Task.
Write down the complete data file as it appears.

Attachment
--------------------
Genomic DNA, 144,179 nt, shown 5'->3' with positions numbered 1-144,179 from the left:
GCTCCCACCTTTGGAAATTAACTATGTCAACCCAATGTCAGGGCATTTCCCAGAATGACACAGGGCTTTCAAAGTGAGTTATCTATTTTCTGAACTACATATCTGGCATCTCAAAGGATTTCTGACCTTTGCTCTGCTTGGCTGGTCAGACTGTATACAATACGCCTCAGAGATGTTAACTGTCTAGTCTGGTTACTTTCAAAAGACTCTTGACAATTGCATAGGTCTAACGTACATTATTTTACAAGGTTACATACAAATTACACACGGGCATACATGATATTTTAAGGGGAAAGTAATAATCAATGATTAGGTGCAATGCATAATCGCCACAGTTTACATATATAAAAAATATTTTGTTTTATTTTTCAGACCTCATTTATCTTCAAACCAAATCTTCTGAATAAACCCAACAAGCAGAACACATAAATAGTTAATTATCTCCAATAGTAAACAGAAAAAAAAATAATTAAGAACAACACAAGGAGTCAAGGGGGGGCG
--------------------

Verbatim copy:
Genomic DNA, 144,179 nt, shown 5'->3' with positions numbered 1-144,179 from the left:
GCTCCCACCTTTGGAAATTAACTATGTCAACCCAATGTCAGGGCATTTCCCAGAATGACACAGGGCTTTCAAAGTGAGTTATCTATTTTCTGAACTACATATCTGGCATCTCAAAGGATTTCTGACCTTTGCTCTGCTTGGCTGGTCAGACTGTATACAATACGCCTCAGAGATGTTAACTGTCTAGTCTGGTTACTTTCAAAAGACTCTTGACAATTGCATAGGTCTAACGTACATTATTTTACAAGGTTACATACAAATTACACACGGGCATACATGATATTTTAAGGGGAAAGTAATAATCAATGATTAGGTGCAATGCATAATCGCCACAGTTTACATATATAAAAAATATTTTGTTTTATTTTTCAGACCTCATTTATCTTCAAACCAAATCTTCTGAATAAACCCAACAAGCAGAACACATAAATAGTTAATTATCTCCAATAGTAAACAGAAAAAAAAATAATTAAGAACAACACAAGGAGTCAAGGGGGGGCG